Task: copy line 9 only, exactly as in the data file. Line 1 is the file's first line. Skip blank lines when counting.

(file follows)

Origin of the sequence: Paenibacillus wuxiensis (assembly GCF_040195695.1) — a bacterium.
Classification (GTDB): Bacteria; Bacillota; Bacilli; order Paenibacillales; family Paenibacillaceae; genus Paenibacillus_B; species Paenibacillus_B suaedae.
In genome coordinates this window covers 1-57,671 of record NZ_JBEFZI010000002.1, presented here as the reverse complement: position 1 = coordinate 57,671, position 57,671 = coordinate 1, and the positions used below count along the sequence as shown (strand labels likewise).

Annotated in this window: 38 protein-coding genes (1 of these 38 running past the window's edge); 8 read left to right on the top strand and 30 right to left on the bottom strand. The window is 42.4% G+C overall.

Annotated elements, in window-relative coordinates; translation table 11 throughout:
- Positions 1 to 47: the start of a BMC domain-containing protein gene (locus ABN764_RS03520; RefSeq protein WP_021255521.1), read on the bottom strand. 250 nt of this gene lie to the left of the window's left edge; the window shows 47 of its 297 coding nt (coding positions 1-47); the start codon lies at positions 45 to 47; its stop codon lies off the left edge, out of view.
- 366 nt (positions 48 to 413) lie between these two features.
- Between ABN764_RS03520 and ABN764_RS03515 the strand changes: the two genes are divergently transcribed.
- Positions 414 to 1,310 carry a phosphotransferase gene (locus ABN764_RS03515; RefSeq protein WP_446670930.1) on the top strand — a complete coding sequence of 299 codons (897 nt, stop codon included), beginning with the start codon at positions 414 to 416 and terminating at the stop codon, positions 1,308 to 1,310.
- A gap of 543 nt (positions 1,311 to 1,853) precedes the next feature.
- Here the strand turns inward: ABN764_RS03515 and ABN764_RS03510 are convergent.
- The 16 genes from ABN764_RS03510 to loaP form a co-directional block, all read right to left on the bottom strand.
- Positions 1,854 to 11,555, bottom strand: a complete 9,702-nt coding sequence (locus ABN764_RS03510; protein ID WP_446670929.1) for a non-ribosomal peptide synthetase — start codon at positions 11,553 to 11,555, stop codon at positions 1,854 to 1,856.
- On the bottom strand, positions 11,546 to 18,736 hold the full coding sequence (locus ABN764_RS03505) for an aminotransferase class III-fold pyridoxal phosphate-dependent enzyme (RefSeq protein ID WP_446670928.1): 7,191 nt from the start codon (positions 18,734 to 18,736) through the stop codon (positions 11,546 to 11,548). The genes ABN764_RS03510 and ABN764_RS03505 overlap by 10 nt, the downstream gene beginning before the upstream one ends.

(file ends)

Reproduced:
- Positions 414 to 1,310 carry a phosphotransferase gene (locus ABN764_RS03515; RefSeq protein WP_446670930.1) on the top strand — a complete coding sequence of 299 codons (897 nt, stop codon included), beginning with the start codon at positions 414 to 416 and terminating at the stop codon, positions 1,308 to 1,310.